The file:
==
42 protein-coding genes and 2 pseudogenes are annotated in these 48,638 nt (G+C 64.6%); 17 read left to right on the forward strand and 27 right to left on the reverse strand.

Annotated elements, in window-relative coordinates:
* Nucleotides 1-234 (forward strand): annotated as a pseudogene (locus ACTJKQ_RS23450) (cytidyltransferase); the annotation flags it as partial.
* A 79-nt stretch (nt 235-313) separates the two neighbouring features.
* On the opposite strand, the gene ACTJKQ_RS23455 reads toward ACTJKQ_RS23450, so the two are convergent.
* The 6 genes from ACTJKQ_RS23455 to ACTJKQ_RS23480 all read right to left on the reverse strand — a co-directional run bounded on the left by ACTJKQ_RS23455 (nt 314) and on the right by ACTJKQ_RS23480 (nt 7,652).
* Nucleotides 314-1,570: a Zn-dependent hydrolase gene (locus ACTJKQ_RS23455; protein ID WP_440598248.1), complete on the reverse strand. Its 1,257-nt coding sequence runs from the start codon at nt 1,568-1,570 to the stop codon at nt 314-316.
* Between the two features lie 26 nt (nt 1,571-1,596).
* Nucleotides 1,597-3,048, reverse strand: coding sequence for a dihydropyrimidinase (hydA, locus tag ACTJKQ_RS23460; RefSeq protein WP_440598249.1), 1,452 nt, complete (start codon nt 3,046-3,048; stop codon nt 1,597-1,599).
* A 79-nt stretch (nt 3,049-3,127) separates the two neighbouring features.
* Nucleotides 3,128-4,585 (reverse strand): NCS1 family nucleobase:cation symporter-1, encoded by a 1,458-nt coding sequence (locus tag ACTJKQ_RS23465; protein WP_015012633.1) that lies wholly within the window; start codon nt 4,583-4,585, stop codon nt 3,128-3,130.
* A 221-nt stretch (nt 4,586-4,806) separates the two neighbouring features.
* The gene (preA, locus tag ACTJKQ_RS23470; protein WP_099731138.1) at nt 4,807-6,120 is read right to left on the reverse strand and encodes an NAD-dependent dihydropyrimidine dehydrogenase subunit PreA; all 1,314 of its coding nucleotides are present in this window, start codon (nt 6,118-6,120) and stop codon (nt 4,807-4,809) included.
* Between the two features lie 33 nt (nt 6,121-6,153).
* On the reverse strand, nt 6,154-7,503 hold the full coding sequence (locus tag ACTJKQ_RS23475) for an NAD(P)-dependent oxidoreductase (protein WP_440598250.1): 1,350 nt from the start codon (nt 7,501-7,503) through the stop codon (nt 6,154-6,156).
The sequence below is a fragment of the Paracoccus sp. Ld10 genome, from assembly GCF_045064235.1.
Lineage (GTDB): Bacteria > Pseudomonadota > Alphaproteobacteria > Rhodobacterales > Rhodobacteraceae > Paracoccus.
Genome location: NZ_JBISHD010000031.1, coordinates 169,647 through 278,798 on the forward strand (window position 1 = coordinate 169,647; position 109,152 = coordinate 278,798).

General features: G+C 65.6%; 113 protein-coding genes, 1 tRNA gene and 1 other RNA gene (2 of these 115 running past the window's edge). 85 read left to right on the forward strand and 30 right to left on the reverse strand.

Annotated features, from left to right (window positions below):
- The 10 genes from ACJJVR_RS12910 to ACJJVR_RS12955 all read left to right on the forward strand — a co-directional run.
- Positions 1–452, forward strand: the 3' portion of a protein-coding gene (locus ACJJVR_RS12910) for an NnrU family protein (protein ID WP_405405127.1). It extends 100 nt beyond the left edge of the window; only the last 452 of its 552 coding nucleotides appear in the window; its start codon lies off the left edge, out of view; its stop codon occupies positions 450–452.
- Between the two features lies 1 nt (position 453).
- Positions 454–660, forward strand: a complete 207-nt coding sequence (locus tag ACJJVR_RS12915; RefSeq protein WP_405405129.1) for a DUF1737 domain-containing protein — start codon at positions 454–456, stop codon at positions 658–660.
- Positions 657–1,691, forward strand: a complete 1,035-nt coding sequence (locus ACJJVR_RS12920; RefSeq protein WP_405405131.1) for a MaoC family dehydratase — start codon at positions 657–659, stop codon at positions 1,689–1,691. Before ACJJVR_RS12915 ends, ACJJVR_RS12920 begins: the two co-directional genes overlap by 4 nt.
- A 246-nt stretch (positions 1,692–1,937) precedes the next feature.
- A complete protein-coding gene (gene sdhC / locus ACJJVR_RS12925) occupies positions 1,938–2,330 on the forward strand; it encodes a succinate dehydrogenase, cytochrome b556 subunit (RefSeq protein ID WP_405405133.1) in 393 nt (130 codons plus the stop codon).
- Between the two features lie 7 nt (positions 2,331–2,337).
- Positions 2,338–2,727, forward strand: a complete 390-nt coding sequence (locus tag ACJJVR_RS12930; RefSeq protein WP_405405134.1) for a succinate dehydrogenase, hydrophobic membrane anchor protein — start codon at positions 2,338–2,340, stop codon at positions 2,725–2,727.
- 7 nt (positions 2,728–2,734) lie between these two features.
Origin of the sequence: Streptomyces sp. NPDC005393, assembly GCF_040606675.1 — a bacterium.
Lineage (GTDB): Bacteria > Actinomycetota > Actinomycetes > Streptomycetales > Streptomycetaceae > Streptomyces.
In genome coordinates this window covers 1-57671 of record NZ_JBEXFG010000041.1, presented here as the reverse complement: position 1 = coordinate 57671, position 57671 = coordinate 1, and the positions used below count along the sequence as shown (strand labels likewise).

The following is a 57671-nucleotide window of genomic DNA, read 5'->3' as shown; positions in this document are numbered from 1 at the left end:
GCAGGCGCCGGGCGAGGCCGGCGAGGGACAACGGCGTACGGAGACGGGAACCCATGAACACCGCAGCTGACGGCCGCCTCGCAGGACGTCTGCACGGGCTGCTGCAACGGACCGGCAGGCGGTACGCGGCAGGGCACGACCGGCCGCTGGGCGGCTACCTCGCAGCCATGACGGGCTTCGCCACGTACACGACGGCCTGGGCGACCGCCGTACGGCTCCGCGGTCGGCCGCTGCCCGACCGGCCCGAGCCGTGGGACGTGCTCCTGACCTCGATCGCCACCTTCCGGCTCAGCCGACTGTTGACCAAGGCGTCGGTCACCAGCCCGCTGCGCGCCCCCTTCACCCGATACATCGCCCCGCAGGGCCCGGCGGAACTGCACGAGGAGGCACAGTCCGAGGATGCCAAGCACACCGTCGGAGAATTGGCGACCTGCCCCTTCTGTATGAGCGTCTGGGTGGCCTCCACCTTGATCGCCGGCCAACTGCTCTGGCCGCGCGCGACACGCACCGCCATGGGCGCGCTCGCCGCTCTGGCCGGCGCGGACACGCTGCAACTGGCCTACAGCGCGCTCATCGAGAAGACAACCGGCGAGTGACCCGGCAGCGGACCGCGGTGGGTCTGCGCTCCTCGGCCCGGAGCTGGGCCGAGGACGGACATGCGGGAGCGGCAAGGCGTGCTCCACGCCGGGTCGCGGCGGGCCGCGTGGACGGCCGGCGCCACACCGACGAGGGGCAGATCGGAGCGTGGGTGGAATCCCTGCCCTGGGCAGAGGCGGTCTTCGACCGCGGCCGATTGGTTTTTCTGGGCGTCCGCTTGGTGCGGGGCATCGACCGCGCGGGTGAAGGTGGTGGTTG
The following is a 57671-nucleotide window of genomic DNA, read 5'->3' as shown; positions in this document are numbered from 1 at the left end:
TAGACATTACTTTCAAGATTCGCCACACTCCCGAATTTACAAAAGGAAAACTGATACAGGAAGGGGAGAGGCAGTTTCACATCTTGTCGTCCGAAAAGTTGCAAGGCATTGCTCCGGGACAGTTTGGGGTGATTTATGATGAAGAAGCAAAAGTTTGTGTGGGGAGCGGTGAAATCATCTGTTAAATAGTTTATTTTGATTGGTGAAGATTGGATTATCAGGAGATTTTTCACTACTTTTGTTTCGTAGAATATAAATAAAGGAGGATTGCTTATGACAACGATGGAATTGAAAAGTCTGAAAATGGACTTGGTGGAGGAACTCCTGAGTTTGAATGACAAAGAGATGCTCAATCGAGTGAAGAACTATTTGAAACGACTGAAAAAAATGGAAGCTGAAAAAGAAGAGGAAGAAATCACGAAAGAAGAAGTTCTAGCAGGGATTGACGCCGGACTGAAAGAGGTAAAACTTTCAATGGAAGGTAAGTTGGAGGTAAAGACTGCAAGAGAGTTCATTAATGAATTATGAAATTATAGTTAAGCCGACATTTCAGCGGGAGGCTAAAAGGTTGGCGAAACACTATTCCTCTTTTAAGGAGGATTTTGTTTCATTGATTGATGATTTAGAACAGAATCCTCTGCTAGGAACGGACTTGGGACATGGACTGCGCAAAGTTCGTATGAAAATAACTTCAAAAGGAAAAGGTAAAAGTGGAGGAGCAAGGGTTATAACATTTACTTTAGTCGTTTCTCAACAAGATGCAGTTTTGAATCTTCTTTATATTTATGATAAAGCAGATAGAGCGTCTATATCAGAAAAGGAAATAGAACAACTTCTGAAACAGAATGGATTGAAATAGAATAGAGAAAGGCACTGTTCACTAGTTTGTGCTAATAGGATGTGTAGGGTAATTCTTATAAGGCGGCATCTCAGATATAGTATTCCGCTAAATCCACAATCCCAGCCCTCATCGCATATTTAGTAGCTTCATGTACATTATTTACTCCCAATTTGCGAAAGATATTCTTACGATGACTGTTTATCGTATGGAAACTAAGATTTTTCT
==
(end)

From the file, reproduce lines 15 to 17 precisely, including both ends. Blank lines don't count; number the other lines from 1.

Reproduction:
* On the reverse strand, nt 6,154-7,503 hold the full coding sequence (locus tag ACTJKQ_RS23475) for an NAD(P)-dependent oxidoreductase (protein WP_440598250.1): 1,350 nt from the start codon (nt 7,501-7,503) through the stop codon (nt 6,154-6,156).
The sequence below is a fragment of the Paracoccus sp. Ld10 genome, from assembly GCF_045064235.1.
Lineage (GTDB): Bacteria > Pseudomonadota > Alphaproteobacteria > Rhodobacterales > Rhodobacteraceae > Paracoccus.